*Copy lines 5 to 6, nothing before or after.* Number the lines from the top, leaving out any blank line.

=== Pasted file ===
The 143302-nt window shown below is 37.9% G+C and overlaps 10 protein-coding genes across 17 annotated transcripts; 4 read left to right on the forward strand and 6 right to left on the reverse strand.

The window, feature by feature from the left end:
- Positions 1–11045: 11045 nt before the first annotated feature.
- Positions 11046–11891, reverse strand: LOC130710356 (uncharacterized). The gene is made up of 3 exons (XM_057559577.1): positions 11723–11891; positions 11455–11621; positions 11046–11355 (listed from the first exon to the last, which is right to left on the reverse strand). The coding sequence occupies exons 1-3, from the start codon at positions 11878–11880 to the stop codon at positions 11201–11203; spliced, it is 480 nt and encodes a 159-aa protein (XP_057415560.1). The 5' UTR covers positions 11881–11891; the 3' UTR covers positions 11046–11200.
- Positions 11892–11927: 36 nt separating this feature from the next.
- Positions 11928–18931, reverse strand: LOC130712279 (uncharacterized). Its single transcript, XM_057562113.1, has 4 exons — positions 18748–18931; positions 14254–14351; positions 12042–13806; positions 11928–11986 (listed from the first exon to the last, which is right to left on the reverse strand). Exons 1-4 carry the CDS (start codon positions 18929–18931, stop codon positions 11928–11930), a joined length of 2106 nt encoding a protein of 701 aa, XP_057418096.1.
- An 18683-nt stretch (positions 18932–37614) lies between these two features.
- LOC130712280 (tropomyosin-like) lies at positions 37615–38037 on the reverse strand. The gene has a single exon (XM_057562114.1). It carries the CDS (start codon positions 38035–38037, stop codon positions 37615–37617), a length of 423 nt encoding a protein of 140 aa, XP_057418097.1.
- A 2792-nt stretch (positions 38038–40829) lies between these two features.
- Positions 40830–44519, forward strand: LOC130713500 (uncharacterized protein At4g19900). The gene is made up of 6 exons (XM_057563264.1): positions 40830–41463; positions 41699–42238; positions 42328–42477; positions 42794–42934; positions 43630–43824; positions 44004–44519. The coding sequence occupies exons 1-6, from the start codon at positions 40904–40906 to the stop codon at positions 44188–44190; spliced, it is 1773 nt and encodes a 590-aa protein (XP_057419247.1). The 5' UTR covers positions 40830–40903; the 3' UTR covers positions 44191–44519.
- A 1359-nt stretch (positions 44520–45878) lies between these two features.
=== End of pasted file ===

- Positions 11892–11927: 36 nt separating this feature from the next.
- Positions 11928–18931, reverse strand: LOC130712279 (uncharacterized). Its single transcript, XM_057562113.1, has 4 exons — positions 18748–18931; positions 14254–14351; positions 12042–13806; positions 11928–11986 (listed from the first exon to the last, which is right to left on the reverse strand). Exons 1-4 carry the CDS (start codon positions 18929–18931, stop codon positions 11928–11930), a joined length of 2106 nt encoding a protein of 701 aa, XP_057418096.1.